Other businesses have needed help covering the expense of SAC and WAC. Within the past year, Egger told the council, both Las Margaritas and BreakAway Arts have used the city's SAC and WAC financing program, spreading the payment out over time rather than fronting the entire bill at once.
The city fees aren't the only ones local businesses have to worry about. The Metropolitan Council also charges its own SAC fee, separate from the city's.
Business concerns aren't lost on this year's City Council. At the February workshop, councilmember Tina Folch said that the cost on small business, especially, was concerning. She wanted to come up with more ideas for how the city could provide relief for small businesses when it comes to SAC and WAC. Councilmember Lisa Leifeld also wanted to take a deeper look at options, and councilmember Lori Braucks pointed out complaints about the costs for new construction versus an expansion, asking if there was any way to differentiate between the two in the fee structure.
"It seems tough for a small business to swallow," Braucks said.
In turn, the cost could be a factor in whether or not a business decides to operate here, Leifeld suggested. She questioned if a lower fee might attract more business. The same concern was noted in a recent economic development study, which HEDRA received at its February meeting. According to the report, Hastings charges considerably more in WAC than comparison cities (Cannon Falls, Red Wing, River Falls, Cottage Grove, Rosemount, Farmington, Prescott and Inver Grove Heights). In SAC fees, Hastings wasn't the most expensive, but also wasn't the lowest. However, of cities that also incur Met Council SAC fees, Hastings charges the most for both SAC and WAC combined (based on a standardized comparison).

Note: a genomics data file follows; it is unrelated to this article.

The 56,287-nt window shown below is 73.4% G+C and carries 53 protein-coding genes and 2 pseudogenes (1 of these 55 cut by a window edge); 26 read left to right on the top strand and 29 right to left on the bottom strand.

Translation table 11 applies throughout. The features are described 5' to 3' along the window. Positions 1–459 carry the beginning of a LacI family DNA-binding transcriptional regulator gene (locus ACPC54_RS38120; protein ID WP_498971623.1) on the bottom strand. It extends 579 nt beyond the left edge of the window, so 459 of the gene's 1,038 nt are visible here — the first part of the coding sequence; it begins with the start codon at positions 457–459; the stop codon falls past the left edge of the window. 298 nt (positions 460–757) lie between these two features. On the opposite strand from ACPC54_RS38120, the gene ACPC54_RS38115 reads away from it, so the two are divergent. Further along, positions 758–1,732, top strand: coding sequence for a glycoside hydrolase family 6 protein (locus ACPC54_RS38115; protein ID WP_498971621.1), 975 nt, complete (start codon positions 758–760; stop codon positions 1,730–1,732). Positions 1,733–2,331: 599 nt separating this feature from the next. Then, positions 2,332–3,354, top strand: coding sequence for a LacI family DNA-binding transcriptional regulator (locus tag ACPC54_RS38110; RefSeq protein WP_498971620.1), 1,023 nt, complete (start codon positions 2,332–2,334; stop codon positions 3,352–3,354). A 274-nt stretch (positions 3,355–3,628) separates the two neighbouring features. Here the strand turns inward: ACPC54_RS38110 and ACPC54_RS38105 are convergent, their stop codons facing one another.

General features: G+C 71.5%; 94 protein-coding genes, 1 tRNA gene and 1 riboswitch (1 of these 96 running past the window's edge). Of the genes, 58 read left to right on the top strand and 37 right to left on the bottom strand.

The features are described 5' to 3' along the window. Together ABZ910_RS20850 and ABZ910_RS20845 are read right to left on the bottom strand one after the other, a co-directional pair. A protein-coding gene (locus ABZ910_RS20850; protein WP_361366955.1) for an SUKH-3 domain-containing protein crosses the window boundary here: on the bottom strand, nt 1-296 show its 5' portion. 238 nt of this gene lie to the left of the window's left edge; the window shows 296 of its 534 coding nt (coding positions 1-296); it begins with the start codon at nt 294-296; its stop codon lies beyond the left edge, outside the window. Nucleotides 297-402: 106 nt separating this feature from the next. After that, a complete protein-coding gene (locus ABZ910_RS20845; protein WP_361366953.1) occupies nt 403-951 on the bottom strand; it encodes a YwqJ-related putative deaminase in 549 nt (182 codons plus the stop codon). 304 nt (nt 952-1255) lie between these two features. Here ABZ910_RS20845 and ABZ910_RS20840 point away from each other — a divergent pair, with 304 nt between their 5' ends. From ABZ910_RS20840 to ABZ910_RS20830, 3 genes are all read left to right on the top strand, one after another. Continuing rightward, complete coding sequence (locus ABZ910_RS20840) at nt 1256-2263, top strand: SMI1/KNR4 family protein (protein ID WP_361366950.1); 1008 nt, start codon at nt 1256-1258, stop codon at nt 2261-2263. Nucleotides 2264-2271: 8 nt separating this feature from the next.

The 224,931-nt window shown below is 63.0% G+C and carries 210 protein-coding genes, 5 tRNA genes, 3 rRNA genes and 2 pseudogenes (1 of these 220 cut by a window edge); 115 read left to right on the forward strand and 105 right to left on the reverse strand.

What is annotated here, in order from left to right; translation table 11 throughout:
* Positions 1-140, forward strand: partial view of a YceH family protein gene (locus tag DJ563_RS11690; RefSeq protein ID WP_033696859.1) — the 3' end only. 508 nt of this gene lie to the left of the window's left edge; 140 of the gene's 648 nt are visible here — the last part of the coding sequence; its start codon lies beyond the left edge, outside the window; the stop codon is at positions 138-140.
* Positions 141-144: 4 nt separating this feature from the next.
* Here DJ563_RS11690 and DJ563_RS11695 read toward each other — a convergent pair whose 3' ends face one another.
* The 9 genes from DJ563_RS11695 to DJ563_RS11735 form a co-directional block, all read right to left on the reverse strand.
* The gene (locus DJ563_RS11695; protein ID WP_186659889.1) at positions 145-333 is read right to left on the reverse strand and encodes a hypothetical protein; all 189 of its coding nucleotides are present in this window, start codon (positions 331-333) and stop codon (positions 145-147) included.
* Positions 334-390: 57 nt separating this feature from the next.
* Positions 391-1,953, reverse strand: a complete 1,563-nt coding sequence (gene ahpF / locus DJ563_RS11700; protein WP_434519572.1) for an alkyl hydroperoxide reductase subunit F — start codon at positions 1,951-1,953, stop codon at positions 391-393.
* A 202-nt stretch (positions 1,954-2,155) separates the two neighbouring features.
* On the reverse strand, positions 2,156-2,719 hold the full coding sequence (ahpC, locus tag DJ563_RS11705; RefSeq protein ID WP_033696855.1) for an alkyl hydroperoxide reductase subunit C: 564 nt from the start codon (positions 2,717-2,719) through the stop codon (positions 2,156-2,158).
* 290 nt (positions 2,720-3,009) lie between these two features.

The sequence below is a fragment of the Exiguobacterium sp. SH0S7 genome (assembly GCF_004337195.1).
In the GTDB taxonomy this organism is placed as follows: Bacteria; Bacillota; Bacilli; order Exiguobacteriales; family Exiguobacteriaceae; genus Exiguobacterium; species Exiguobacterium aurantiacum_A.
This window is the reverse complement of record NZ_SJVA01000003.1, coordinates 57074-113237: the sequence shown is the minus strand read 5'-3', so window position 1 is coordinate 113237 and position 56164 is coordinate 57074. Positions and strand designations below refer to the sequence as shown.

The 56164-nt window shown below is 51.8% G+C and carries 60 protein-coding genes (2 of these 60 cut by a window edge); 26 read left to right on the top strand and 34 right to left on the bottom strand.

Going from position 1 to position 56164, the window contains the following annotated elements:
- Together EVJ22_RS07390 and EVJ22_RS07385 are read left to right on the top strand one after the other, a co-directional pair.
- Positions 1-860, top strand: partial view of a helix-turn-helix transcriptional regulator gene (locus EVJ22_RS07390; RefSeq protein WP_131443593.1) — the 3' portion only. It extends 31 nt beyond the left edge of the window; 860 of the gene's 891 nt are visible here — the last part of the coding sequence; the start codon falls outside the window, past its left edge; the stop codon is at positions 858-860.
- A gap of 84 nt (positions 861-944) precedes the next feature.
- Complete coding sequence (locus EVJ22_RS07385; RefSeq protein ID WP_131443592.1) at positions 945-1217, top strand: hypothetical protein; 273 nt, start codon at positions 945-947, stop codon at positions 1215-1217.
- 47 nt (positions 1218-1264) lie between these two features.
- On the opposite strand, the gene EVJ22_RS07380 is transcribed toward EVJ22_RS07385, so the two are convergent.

But the council was also careful to acknowledge that changing SAC and WAC alone isn't necessarily going to spur development.
"Higher rate cities are growing like crazy," Braucks said, "which tells me this isn't the only factor."
Councilmember Trevor Lund agreed, and said the city needs to avoid thinking of SAC and WAC as a business incentive and instead work on making sure the numbers are right.
"Think about what these fees are supposed to do," he said.
Greg Stotko, a Hastings-based developer, offered his own comments at the workshop. He said he wants to see the city explore other options, as SAC and WAC are tough fees for developers to absorb. He suggesting adding a fee to property taxes to spread the burden on all residents, not just those who want to build or expand here, and said reducing the fees could make Hastings more competitive with communities that are outside the Met Council.
Attempts to reduce
At the February workshop, the council worked on selecting an option for adjusting local water and sewer rates. Their final direction at the workshop was to move forward with an option that not only creates more stability for the utility funds but also provides a 25 percent reduction in SAC and WAC. The loss in revenue from SAC and WAC, about $40,000, according to city staff, would be recouped in usage and meter charges instead.
For some of the council, however, that might not be enough. Mayor Paul Hicks at the meeting recognized that the reduction might not be as much as people would like to see.
"At least it's a beginning," he said.
Leifeld said the city needs to create a funding model that works right now, and then revisit it in a few years.
"Find a process that works for our current situation," she said.
The city has not yet taken formal action on either WAC and SAC fees or quarterly utility rates. At the workshop, the council shifted its preferred option, which included a 25 percent reduction in SAC and WAC, to its finance committee. The committee will refine the proposed rate structure and send it back to the full council for final approval.